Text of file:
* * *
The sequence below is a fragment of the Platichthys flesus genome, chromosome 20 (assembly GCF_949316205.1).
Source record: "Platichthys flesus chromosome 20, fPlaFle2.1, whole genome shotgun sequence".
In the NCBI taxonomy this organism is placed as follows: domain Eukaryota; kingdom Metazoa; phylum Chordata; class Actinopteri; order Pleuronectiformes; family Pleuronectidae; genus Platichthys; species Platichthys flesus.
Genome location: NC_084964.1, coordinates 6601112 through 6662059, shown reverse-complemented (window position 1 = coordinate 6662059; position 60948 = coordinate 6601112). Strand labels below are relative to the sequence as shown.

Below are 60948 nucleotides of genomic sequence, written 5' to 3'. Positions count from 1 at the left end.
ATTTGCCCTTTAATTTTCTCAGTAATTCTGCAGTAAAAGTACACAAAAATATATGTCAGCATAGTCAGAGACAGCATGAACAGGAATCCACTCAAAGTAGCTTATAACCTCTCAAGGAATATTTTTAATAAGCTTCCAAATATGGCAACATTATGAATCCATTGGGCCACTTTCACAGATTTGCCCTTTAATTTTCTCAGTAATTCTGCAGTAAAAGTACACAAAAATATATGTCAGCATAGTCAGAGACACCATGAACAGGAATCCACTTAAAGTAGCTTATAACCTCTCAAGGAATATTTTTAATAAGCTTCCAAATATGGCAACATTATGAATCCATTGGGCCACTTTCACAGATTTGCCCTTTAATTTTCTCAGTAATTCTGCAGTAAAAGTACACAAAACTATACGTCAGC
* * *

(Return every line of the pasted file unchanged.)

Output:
The sequence below is a fragment of the Platichthys flesus genome, chromosome 20 (assembly GCF_949316205.1).
Source record: "Platichthys flesus chromosome 20, fPlaFle2.1, whole genome shotgun sequence".
In the NCBI taxonomy this organism is placed as follows: domain Eukaryota; kingdom Metazoa; phylum Chordata; class Actinopteri; order Pleuronectiformes; family Pleuronectidae; genus Platichthys; species Platichthys flesus.
Genome location: NC_084964.1, coordinates 6601112 through 6662059, shown reverse-complemented (window position 1 = coordinate 6662059; position 60948 = coordinate 6601112). Strand labels below are relative to the sequence as shown.

Below are 60948 nucleotides of genomic sequence, written 5' to 3'. Positions count from 1 at the left end.
ATTTGCCCTTTAATTTTCTCAGTAATTCTGCAGTAAAAGTACACAAAAATATATGTCAGCATAGTCAGAGACAGCATGAACAGGAATCCACTCAAAGTAGCTTATAACCTCTCAAGGAATATTTTTAATAAGCTTCCAAATATGGCAACATTATGAATCCATTGGGCCACTTTCACAGATTTGCCCTTTAATTTTCTCAGTAATTCTGCAGTAAAAGTACACAAAAATATATGTCAGCATAGTCAGAGACACCATGAACAGGAATCCACTTAAAGTAGCTTATAACCTCTCAAGGAATATTTTTAATAAGCTTCCAAATATGGCAACATTATGAATCCATTGGGCCACTTTCACAGATTTGCCCTTTAATTTTCTCAGTAATTCTGCAGTAAAAGTACACAAAACTATACGTCAGC